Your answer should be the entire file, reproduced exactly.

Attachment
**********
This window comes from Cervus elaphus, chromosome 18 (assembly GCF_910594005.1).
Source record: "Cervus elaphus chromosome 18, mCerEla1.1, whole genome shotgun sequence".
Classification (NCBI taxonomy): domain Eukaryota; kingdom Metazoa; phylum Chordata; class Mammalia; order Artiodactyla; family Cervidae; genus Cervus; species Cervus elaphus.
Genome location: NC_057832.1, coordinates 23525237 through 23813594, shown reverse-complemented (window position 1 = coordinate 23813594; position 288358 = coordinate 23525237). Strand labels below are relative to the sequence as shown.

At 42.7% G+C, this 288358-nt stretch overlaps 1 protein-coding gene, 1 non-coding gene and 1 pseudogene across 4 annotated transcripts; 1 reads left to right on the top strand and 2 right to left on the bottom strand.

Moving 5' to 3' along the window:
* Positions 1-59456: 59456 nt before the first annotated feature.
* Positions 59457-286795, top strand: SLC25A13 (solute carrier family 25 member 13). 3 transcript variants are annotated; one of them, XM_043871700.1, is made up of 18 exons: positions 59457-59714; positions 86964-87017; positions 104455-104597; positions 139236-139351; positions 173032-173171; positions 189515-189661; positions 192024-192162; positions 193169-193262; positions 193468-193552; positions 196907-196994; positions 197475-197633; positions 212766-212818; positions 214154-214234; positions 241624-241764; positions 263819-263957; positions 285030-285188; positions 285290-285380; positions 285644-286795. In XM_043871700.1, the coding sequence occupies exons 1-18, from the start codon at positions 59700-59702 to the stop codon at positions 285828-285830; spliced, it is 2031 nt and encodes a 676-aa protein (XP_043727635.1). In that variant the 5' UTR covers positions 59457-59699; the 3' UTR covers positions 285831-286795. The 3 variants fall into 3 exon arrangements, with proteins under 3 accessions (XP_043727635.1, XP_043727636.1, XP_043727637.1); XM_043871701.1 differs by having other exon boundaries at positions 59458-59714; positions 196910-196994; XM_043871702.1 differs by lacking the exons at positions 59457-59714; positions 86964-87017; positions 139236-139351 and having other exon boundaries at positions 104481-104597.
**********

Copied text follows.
This window comes from Cervus elaphus, chromosome 18 (assembly GCF_910594005.1).
Source record: "Cervus elaphus chromosome 18, mCerEla1.1, whole genome shotgun sequence".
Classification (NCBI taxonomy): domain Eukaryota; kingdom Metazoa; phylum Chordata; class Mammalia; order Artiodactyla; family Cervidae; genus Cervus; species Cervus elaphus.
Genome location: NC_057832.1, coordinates 23525237 through 23813594, shown reverse-complemented (window position 1 = coordinate 23813594; position 288358 = coordinate 23525237). Strand labels below are relative to the sequence as shown.

At 42.7% G+C, this 288358-nt stretch overlaps 1 protein-coding gene, 1 non-coding gene and 1 pseudogene across 4 annotated transcripts; 1 reads left to right on the top strand and 2 right to left on the bottom strand.

Moving 5' to 3' along the window:
* Positions 1-59456: 59456 nt before the first annotated feature.
* Positions 59457-286795, top strand: SLC25A13 (solute carrier family 25 member 13). 3 transcript variants are annotated; one of them, XM_043871700.1, is made up of 18 exons: positions 59457-59714; positions 86964-87017; positions 104455-104597; positions 139236-139351; positions 173032-173171; positions 189515-189661; positions 192024-192162; positions 193169-193262; positions 193468-193552; positions 196907-196994; positions 197475-197633; positions 212766-212818; positions 214154-214234; positions 241624-241764; positions 263819-263957; positions 285030-285188; positions 285290-285380; positions 285644-286795. In XM_043871700.1, the coding sequence occupies exons 1-18, from the start codon at positions 59700-59702 to the stop codon at positions 285828-285830; spliced, it is 2031 nt and encodes a 676-aa protein (XP_043727635.1). In that variant the 5' UTR covers positions 59457-59699; the 3' UTR covers positions 285831-286795. The 3 variants fall into 3 exon arrangements, with proteins under 3 accessions (XP_043727635.1, XP_043727636.1, XP_043727637.1); XM_043871701.1 differs by having other exon boundaries at positions 59458-59714; positions 196910-196994; XM_043871702.1 differs by lacking the exons at positions 59457-59714; positions 86964-87017; positions 139236-139351 and having other exon boundaries at positions 104481-104597.